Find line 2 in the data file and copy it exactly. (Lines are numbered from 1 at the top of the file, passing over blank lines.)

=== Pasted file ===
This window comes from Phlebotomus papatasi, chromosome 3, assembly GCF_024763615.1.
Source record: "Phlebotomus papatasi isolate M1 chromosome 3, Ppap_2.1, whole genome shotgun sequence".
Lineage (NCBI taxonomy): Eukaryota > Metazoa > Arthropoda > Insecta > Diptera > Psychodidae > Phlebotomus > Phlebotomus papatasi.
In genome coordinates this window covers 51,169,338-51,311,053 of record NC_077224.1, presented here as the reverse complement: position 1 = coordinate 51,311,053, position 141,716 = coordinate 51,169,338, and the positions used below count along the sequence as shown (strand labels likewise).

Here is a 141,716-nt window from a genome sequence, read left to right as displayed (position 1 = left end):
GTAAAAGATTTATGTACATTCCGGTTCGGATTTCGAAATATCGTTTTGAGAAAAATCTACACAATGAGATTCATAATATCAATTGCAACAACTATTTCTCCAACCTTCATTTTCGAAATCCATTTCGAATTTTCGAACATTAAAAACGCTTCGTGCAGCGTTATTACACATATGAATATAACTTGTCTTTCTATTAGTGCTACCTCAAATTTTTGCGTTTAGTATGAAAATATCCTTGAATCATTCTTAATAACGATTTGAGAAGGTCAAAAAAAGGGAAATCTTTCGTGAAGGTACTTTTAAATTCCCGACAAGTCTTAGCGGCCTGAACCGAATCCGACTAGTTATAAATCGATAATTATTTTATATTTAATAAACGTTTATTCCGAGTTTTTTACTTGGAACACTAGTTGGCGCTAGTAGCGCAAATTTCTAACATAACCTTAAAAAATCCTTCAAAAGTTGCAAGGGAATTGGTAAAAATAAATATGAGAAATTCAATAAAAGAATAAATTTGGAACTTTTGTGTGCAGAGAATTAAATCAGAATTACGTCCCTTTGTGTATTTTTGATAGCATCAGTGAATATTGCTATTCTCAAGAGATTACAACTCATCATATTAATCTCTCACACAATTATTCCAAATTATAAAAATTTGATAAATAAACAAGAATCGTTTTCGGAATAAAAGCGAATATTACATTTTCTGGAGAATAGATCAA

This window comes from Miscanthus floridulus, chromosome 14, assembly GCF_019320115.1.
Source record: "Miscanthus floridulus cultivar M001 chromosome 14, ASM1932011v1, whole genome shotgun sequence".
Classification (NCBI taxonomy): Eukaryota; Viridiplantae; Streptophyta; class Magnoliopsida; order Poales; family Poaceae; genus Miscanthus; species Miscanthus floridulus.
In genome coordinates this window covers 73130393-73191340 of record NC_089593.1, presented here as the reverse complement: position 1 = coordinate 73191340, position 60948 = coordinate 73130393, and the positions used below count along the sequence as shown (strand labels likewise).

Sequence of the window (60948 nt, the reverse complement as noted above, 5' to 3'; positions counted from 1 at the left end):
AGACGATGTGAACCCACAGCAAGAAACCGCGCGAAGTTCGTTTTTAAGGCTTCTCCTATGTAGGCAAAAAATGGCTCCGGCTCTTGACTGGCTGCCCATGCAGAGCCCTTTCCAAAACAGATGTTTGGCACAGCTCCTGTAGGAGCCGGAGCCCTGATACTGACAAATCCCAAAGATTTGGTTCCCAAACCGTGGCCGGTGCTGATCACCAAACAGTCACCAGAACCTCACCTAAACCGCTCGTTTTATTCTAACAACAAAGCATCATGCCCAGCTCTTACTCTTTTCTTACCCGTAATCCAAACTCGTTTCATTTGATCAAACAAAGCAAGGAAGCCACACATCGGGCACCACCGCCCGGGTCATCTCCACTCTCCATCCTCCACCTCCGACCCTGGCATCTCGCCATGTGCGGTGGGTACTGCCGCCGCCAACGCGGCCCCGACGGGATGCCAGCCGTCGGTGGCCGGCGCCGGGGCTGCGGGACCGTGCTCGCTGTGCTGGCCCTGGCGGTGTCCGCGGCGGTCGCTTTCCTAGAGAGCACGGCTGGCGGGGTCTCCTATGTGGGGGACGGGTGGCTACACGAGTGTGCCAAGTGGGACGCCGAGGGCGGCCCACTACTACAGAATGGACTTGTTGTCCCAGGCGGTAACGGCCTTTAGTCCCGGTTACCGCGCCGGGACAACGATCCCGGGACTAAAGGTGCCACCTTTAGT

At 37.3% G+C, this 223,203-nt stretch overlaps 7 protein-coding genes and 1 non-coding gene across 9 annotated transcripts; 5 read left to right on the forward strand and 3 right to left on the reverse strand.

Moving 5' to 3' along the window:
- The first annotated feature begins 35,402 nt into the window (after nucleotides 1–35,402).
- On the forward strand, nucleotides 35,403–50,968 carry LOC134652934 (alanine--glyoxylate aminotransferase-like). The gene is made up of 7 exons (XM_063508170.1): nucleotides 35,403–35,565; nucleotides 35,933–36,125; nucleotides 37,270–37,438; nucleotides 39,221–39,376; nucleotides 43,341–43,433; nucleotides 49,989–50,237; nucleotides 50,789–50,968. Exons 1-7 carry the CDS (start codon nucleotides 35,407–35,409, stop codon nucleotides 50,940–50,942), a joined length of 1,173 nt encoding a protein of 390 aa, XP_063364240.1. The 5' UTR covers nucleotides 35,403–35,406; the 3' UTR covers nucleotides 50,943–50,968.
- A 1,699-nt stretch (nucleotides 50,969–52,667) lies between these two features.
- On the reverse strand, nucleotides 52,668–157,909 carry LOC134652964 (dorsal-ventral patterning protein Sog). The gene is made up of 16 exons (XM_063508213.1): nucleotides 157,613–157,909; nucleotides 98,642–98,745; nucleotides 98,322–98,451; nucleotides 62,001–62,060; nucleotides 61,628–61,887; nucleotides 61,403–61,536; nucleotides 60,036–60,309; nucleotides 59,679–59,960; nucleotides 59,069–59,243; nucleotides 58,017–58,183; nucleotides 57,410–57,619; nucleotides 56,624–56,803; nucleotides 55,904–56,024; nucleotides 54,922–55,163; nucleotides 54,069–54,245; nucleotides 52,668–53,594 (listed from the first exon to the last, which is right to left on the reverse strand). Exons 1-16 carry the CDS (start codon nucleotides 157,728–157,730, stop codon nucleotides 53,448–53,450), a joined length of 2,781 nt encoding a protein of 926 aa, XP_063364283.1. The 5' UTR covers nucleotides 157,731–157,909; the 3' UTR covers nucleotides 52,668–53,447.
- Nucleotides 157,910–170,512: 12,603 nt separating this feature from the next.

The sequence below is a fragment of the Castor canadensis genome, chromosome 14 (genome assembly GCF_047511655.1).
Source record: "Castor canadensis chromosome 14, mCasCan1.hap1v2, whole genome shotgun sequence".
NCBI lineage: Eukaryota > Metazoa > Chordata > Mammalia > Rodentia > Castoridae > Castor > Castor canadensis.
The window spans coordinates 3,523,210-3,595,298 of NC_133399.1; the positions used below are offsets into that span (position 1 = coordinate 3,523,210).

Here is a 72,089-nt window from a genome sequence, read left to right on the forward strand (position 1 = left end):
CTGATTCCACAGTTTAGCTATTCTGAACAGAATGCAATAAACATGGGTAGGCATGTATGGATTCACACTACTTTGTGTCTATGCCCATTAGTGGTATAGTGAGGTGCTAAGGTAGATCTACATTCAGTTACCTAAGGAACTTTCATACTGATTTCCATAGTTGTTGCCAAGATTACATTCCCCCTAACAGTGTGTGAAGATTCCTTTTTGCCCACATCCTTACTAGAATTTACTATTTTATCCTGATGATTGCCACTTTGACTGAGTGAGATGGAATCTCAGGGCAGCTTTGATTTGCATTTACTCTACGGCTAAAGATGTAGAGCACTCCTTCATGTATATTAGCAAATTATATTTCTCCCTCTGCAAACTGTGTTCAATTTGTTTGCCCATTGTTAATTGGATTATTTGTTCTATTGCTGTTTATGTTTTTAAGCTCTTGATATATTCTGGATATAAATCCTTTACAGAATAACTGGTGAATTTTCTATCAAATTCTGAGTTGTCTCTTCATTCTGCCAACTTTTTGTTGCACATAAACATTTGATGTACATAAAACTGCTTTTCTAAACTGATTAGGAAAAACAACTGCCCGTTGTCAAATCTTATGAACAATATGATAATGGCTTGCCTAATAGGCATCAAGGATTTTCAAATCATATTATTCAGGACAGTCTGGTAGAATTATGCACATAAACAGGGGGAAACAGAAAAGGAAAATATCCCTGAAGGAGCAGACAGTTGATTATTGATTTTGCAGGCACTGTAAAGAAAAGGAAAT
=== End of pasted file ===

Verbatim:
Source record: "Phlebotomus papatasi isolate M1 chromosome 3, Ppap_2.1, whole genome shotgun sequence".